Many Muslim clerics, while condemning the terrorist attacks against civilians in Washington and New York, have defended suicide bombings being staged by Palestinians fighting the Israeli occupation.
At a press conference on Monday, Sheikh Mohamed Sayed Tantawi, the grand imam of Al-Azhar, denounced the attacks on the US, describing them as "acts of terror directed against innocent people."
Tantawi argued that a clear distinction should be made between suicide attacks carried out by Palestinians against the Israeli occupation and those of 11 September in the US.
"There is a very big difference between terrorists and those who defend their land," Tantawi said. "We are in solidarity with the Palestinian people because they are right. As for terrorism, we denounce and combat it because it is a flagrant act of injustice against the human race."
Tantawi added that the Americans have the right to strike back "but first they must be sure they know who was behind the attacks in New York and Washington.
"What happened in the US is an aggression on innocent children, men and women. It was a mean and hideous act. It is the right of any country, Muslim or non-Muslim, to defend itself against such aggression."
Tantawi affirmed that countries found to be harbouring terrorists should be "punished and held in contempt."
Abdel-Mo'tei Bayyoumi of Al- Azhar's Islamic Research Academy was quoted as saying that for jihad to be legal it must meet several conditions. Among them: a Muslim should not provoke aggression; should only fight those who fight him; children, women and the elderly should be spared. "There is no terrorism or a threat to civilians in jihad,"" he said.
Bayyoumi noted the attacks in the US are considered by Islam as being "unjustified terrorist acts." But he added that attacks carried out by Palestinians against Israelis are acceptable because Palestinians do not possess the sophisticated weapons that Israel has. Were it a fair fight, he added, "you would not have found anyone ready to carry out suicide bombings."
But other scholars strongly oppose suicide bombings, even those carried out by Palestinians. Grand Mufti of Saudi Arabia Sheikh Abdel-Aziz Al-Sheikh was quoted as saying that suicide operations are "strictly forbidden in Islam" and that "one who blows himself up in the midst of enemies is performing an act contrary to Islamic teachings."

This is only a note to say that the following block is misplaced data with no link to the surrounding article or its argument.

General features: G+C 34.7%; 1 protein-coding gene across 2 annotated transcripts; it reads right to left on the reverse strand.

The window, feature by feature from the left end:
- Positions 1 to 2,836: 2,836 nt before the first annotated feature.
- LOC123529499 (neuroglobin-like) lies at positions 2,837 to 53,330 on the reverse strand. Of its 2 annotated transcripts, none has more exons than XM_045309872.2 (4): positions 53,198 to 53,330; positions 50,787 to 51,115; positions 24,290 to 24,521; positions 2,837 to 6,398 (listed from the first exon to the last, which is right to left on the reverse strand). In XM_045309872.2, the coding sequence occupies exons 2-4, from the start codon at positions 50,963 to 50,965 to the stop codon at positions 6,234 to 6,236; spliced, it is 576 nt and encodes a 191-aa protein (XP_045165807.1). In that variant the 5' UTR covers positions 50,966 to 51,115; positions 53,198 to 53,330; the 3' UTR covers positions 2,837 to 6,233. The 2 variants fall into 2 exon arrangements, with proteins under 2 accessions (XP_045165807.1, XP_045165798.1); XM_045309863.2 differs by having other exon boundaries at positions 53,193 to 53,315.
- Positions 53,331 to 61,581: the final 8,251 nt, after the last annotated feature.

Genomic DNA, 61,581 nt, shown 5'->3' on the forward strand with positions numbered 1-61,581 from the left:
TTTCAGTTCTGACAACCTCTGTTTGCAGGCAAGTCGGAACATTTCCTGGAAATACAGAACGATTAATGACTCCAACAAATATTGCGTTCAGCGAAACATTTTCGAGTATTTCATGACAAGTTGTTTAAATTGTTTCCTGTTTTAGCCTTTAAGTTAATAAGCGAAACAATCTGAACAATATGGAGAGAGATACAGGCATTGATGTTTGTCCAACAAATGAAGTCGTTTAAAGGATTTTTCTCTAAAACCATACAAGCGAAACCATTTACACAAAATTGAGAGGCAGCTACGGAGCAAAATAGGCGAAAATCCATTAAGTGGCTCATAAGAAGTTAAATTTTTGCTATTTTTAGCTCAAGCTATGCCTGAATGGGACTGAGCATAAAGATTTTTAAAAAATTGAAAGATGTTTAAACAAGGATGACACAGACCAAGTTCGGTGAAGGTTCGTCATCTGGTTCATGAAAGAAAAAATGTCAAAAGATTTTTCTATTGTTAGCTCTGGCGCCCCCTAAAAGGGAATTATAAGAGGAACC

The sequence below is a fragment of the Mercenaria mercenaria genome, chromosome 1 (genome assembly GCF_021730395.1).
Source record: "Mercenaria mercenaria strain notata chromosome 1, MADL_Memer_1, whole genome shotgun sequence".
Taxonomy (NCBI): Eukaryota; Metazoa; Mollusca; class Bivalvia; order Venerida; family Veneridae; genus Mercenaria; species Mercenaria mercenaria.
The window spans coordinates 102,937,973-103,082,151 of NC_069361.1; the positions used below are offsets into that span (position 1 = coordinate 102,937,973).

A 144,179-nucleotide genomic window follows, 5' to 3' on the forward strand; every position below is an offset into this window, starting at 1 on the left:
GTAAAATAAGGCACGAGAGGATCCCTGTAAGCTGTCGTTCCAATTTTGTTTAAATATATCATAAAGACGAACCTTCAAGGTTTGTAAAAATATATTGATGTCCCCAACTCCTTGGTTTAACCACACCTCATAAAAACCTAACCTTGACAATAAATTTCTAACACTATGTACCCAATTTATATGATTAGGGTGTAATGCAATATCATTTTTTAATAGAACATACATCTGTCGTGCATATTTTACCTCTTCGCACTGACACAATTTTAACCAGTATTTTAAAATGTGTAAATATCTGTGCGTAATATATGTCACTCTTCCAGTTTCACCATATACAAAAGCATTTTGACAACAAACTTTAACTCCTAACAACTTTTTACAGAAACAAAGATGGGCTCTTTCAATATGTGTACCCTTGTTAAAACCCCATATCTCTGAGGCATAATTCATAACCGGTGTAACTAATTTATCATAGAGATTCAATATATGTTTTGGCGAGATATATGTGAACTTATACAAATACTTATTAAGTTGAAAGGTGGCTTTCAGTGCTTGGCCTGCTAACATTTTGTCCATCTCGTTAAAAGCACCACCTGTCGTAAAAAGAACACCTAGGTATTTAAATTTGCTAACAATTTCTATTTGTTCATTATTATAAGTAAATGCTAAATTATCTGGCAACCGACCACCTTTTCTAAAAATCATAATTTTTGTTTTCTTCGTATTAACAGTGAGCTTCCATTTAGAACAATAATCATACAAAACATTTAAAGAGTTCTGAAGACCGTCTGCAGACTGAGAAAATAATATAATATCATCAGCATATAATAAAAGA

He also said that those who stage suicide attacks should be denied Islamic burial rites.
Another controversy is whether it is permissible for Muslims to cooperate with non-Muslims in launching attacks against a Muslim state. The controversy came following US statements that Saudi exile Osama Bin Laden, who lives in Afghanistan, is a prime suspect behind the New York and Washington bombings. Washington has requested the cooperation of nations around the world in having him captured -- as US President George W Bush said -- "dead or alive."
The US has said many Arab and Islamic states should make their position clear in case military action is taken against the Taliban -- which controls 95 per cent of Afghanistan -- should it refuse to hand over Bin Laden.
But Egypt's outlawed Muslim Brotherhood said in a statement that it deplores any US "aggression" against innocent Arabs and Muslims. "The Muslim Brotherhood, which condemns terrorism in all its forms, also condemns any aggression against Islam and Muslims, and any statements or steps against innocent Arabs and Muslims," the group said in a statement.
While condemning the attacks in the US, Sheikh Youssef El- Qaradawi, a prominent Islamic scholar, affirmed that Islam forbids its followers from fighting fellow Muslims.
In an interview with Al-Jazeera, the Qatari-based satellite television station, El-Qaradawi stressed that Muslims and Arabs should not act as "tools in the hands of the Americans." He said US "misgivings should not be a basis upon which we [Muslims] decide to engage in war against other innocent Muslims." If it is proven that Bin Laden is involved in the US attacks -- something which El-Qaradawi doubts -- "he should be handed over to a Muslim country where he can face a fair trial."
Sharing a similar view, a committee of Islamic scholars affiliated to Jordan's Islamic Labour Party, the political wing of the Muslim Brotherhood, issued a fatwa, or Islamic ruling, forbidding cooperation with the US in any attack on an Islamic country.